Pius the Pious

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Even if late in getting to Saint Pius X (+1914), better that than never. A peasant, he was the first such in centuries, the popes all being chosen from the ‘nobility’. He brought his simple ways into the papal office, rescinding the custom, amongst others, of Popes eating alone, established by Urban VIII in the early 17th century – yes, the same one who condemned Galileo, but also sent the Jesuit missionaries to the New World. Perhaps sharing a meal and a fine bottle of Chianti with the irascible scientist may have helped them smooth things over, and history would have been a whole lot different.

Known for his holiness, patience, kindness, which shines forth even in old photographs, Pius’ eyes seem still to pierce one’s soul – what must he have been like as a confessor? Yet, for all that, he stood his ground unflinchingly for orthodoxy, with no toleration for heretics or liturgical innovators. Pius reformed the Church from the inside out: music – reinstating Gregorian chant and polyphony; the reception of Holy Communion – he put paid to Jansenist rigourism; canon law; seminary instruction; the breviary, as well as numerous encyclicals on a variety of topics. He is perhaps best remembered for his attempt to root our ‘modernism’, which he described in Pascendi as the ‘synthesis of all heresies’, an insidious, agnostic doctrine, undermining the very basis of the Faith, all the while masking as rational, and even, ironically, pious.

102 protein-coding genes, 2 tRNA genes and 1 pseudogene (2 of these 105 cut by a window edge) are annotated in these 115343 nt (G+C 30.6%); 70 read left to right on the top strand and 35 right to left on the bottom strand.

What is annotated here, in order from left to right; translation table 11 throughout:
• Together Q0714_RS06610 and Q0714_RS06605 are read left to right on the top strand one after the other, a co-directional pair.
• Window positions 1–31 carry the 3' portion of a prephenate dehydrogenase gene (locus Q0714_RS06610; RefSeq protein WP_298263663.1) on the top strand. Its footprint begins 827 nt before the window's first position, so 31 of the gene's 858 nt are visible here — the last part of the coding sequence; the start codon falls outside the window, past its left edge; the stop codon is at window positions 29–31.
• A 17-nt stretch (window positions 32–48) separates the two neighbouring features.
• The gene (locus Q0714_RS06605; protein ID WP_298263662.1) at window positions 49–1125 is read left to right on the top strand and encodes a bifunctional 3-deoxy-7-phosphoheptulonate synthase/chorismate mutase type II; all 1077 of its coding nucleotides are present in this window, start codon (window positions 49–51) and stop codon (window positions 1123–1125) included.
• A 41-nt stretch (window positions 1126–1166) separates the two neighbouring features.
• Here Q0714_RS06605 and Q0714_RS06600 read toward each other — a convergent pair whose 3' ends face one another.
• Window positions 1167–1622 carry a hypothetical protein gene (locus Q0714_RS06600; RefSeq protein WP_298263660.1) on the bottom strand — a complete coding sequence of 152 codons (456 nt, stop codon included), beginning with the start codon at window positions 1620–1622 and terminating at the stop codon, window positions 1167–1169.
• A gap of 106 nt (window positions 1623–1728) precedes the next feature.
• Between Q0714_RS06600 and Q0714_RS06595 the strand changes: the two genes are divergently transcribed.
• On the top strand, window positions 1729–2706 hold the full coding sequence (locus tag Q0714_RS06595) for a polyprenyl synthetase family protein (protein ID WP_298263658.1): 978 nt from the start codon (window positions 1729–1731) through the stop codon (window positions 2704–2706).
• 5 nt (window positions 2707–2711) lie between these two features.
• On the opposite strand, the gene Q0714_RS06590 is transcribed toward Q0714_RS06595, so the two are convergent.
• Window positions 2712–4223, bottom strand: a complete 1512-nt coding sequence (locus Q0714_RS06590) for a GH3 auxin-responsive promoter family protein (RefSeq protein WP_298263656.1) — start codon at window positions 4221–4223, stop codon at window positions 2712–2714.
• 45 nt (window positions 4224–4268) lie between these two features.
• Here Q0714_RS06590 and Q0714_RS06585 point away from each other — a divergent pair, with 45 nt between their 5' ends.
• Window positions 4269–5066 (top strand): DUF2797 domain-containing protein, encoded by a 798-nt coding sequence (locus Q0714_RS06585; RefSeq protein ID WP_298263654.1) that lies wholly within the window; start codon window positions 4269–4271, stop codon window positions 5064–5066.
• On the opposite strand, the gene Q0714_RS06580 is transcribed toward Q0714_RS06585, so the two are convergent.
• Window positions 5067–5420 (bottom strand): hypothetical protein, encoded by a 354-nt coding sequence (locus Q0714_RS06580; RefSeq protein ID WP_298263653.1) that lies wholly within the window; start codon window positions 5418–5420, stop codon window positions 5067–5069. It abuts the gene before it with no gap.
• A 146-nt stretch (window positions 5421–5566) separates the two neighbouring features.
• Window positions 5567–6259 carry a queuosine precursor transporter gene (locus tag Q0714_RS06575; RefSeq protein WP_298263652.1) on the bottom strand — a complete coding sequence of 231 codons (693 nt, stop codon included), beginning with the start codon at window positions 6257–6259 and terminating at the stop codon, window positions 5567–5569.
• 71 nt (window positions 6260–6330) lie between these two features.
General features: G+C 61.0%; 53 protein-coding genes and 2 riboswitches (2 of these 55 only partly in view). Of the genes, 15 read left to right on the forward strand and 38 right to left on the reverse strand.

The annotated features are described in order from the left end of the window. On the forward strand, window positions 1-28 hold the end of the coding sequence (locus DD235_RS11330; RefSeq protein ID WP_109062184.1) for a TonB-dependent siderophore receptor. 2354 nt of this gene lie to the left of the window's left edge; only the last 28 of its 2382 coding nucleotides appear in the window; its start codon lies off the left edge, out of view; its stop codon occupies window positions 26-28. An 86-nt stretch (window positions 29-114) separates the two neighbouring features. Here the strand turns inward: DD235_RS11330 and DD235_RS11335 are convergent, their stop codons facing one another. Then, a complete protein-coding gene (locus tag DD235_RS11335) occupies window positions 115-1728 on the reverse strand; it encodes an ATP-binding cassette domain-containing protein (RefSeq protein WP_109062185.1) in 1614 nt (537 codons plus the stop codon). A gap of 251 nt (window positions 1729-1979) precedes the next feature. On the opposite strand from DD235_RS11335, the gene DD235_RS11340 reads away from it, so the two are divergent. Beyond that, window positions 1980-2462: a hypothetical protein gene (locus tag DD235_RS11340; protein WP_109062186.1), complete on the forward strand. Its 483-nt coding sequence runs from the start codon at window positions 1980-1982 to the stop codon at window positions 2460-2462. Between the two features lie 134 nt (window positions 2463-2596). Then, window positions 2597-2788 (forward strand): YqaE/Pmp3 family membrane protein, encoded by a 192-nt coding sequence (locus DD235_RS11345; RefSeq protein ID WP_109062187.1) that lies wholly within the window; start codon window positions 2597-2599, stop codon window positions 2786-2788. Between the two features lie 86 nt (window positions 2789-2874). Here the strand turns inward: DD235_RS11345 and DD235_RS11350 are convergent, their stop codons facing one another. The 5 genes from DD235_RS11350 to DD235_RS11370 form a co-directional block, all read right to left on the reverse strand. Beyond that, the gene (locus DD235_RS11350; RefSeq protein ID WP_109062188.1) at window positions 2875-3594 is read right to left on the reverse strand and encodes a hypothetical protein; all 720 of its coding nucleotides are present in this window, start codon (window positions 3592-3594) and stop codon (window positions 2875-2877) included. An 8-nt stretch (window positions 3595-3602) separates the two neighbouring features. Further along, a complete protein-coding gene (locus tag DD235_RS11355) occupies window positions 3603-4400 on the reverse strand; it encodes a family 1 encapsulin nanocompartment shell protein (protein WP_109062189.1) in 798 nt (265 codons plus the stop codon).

As we have seen of late, modernism is still with us – and Christ may well ask if there be any Faith upon earth at His return. But error and falsehood will not have the final say.

It is said the holy Pontiff died of a broken heart when he heard of the outbreak of World War I, for, in a mystical way, he perhaps foresaw what human and societal carnage it would wreak.

A century on, may Pope Pius intercede for us in our own fractious times, keeping the barque of Peter not just afloat, but well on course towards the eschaton. Like the Apostles in that first storm-tossed boat, and their worthy successors through the centuries, why should we be afraid?